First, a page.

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[stol-id] /ˈstɒl ɪd/
not easily stirred or moved mentally; unemotional; impassive.
Origin of stolid
First recorded in 1590-1600, stolid is from the Latin word stolidus inert, dull, stupid
Related forms
[stuh-lid-i-tee] /stəˈlɪd ɪ ti/ (Show IPA),
stolidness, noun
stolidly, adverb
Can be confused
solid, stolid.
apathetic, lethargic, phlegmatic. Unabridged
Based on the Random House Dictionary, © Random House, Inc. 2018.
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Examples from the Web for stolidity
Historical Examples
  • His manner, however, made no impression on Timmins's stolidity.

  • He had learnt his virtue by observing Peggy, an Indian virtue at that—stolidity.

    Murder Point

    Coningsby Dawson
  • Her stolidity of manner and her logic, ponderous and irresistible, had their effect.

  • A kind of English stolidity about them baffled him—ten of them remained ten.

    The Freelands John Galsworthy
  • In some fashion its silence and stolidity steadied her for her errand.

    Actions and Reactions Rudyard Kipling
  • Her stolidity showed no anxiety; she was too sure of the result.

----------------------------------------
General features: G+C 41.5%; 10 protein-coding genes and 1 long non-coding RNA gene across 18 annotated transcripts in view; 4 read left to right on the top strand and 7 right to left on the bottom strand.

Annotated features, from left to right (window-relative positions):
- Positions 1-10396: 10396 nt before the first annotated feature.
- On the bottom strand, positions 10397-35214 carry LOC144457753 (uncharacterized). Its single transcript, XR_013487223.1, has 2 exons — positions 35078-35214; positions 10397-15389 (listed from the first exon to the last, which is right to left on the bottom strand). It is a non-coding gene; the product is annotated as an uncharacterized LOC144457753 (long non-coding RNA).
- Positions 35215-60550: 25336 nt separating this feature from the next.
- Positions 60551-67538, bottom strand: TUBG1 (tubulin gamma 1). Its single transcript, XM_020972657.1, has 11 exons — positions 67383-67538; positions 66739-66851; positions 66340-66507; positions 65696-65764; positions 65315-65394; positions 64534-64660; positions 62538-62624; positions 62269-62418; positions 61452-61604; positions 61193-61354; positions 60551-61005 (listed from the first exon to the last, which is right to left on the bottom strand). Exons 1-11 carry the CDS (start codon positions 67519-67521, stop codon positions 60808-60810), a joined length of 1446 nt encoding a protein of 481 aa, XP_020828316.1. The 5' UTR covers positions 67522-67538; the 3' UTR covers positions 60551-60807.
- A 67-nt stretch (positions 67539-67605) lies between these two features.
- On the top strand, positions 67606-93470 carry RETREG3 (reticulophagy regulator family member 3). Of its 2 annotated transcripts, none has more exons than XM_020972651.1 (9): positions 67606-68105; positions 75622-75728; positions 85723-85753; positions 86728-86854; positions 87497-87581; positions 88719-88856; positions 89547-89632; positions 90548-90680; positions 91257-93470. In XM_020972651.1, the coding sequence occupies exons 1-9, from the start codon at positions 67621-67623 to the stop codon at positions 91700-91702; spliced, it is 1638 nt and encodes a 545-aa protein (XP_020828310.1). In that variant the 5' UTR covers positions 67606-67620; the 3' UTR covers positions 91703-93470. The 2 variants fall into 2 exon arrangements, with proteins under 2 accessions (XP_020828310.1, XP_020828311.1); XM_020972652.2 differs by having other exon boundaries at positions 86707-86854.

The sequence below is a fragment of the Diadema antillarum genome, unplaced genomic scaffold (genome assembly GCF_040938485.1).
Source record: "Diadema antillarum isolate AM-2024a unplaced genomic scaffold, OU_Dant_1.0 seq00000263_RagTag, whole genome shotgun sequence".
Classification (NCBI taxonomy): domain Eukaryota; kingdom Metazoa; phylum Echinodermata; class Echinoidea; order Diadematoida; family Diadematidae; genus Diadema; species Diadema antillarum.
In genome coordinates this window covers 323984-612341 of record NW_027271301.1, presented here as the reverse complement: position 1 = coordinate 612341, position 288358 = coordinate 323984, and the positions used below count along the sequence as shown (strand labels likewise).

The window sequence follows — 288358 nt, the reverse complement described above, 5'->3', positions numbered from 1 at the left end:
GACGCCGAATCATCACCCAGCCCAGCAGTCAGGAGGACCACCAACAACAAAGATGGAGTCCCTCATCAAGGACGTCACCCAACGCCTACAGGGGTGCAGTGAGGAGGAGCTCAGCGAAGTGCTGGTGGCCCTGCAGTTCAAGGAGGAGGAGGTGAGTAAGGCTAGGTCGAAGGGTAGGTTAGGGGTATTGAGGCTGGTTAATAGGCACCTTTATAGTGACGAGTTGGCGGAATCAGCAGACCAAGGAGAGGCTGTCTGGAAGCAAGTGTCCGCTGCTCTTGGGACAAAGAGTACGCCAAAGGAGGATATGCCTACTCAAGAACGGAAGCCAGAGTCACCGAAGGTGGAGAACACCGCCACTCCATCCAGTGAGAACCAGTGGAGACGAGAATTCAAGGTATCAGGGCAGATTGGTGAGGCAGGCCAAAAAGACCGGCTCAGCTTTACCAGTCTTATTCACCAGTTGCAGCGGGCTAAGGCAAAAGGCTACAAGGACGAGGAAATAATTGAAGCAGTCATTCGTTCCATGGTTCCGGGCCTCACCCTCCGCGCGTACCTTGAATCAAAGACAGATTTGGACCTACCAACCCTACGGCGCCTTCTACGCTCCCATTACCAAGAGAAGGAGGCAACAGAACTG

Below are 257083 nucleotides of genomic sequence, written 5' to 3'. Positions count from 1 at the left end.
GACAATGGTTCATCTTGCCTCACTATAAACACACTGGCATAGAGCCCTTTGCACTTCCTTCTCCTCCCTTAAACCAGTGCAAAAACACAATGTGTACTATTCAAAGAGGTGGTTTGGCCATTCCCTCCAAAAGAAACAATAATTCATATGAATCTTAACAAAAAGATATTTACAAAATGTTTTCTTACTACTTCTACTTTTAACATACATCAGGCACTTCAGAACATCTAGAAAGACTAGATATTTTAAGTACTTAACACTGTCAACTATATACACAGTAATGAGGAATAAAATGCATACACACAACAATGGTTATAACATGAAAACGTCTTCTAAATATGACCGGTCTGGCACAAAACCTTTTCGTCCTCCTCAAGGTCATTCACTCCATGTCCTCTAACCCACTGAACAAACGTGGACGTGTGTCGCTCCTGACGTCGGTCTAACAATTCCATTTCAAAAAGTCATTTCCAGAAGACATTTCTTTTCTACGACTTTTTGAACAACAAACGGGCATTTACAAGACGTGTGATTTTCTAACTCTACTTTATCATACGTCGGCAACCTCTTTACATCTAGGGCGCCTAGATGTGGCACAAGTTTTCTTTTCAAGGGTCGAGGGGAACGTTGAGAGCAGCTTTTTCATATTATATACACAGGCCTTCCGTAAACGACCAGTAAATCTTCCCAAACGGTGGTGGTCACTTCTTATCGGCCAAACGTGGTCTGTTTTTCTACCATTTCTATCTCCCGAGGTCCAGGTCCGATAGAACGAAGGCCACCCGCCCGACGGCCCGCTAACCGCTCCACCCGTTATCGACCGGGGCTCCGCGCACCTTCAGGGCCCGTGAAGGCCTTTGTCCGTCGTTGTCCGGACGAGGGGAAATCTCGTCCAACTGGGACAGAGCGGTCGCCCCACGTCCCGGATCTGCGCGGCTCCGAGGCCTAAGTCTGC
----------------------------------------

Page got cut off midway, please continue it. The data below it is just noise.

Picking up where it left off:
• stolidity is the pet affectation of the breed; at heart he is as garrulous as an ape.

    Two on the Trail

    Hulbert Footner
  • Later, we had another instance of his stolidity; that was when crossing a salt lake.

    Spinifex and Sand David W Carnegie
  • With all its rude plainness and stolidity, he loved the German mind.

    Wagner as I Knew Him Ferdinand Christian Wilhelm Praeger
  • These Indians are particularly exasperating by their laziness and stolidity.

British Dictionary definitions for stolidity


showing little or no emotion or interest
Derived Forms
stolidity (stɒˈlɪdɪtɪ), stolidness, noun
stolidly, adverb
Word Origin
C17: from Latin stolidus dull; compare Latin stultus stupid; see still1
Collins English Dictionary - Complete & Unabridged 2012 Digital Edition
© William Collins Sons & Co. Ltd. 1979, 1986 © HarperCollins
Publishers 1998, 2000, 2003, 2005, 2006, 2007, 2009, 2012
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Word Origin and History for stolidity


1560s (implied in stolidity), from Middle French stolide (16c.), from Latin stolidus "insensible, dull, brutish," properly "unmovable," related to stultus "foolish," from PIE root *stel- "to put, stand" (see stall (n.1)).

Online Etymology Dictionary, © 2010 Douglas Harper
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